Why Home Insurance Rates Should Not Soar After Hurricane Irene

The good news regarding Hurricane Irene is that it did less damage than many forecasters initially suspected. The bad news is that it did a lot of damage, an estimated $12 billion to $13 billion.

Given such huge losses should the money you pay for homeowner’s insurance go up?

A firm “no” comes from Joanne Doroshow, executive director of the Center for Justice & Democracy.

“The damage from hurricanes is already modeled, planned for, and paid for by homeowners premiums,” said Doroshow, “and rates are not supposed to rise after these events.” In other words, insurance companies are supposed to understand risk, collect cash in advance, invest cautiously and have reserves available to pay off claims when something like hurricanes Katrina or Hugo come along.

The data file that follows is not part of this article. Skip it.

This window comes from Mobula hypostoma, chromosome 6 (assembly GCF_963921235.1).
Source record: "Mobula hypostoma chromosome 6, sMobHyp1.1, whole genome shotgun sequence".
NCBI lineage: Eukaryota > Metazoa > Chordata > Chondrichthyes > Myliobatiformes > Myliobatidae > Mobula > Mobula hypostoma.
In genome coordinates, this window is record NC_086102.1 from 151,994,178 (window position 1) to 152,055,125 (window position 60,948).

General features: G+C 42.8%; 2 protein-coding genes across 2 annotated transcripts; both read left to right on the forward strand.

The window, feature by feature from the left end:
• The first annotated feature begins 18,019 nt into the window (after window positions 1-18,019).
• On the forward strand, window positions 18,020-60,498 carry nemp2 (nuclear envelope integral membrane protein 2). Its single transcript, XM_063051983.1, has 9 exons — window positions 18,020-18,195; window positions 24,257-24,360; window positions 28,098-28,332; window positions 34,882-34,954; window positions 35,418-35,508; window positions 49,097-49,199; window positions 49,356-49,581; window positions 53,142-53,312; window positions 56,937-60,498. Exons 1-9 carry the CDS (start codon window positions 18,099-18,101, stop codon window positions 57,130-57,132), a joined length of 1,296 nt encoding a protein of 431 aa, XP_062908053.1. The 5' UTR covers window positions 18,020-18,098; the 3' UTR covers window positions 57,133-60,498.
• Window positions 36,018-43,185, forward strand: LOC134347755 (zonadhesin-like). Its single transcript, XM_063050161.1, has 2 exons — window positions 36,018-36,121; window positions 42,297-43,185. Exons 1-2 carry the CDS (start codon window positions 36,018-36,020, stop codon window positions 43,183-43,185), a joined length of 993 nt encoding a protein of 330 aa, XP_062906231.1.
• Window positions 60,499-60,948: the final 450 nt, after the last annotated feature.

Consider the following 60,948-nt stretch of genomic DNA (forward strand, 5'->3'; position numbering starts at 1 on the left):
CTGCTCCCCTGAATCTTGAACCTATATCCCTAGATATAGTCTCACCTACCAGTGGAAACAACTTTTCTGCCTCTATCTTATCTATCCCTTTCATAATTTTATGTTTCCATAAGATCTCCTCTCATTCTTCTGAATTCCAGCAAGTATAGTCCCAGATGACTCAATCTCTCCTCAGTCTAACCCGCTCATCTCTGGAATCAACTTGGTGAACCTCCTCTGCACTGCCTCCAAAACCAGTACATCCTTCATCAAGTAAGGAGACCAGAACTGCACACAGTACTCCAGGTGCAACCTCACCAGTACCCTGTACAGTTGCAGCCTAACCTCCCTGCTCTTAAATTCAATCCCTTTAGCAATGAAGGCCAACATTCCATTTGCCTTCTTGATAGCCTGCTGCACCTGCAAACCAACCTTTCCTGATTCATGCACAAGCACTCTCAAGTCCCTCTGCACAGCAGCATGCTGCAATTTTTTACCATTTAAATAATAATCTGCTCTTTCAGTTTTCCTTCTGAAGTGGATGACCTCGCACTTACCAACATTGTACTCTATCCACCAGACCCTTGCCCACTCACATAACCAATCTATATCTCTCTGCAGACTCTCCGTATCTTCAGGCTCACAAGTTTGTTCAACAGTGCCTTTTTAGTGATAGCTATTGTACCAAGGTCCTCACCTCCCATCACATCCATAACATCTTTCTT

Doroshow explained that “in the wake of Hurricane Andrew in 1992, insurers changed the way they set prices for hurricane coverage.In lieu of using the prior 20 to 40 years of recent history to set the prices by state, the industry adopted scientific modeling. These models project, by segment of the coastline called reaches (the anticipated storm damage for different category hurricane storms). The projections are for at least 10,000 years of virtual experience based on the best hydrological, meteorological, actuarial and other inputs available.

“This means,” said Doroshow, “that the 10,000 years of projected experience includes periods of many and very large hurricanes (like a category 5 storm making a direct hit on Miami and causing $200 billion of insured loss) and also periods where no hurricanes make land fall, like recent years.”

The bottom line is that insurance companies employ lots of actuaries and weather professionals to set their rates. Huge reserves should be in place. If company predictions preparations are wrong the result should be smaller dividends rather than higher premiums.

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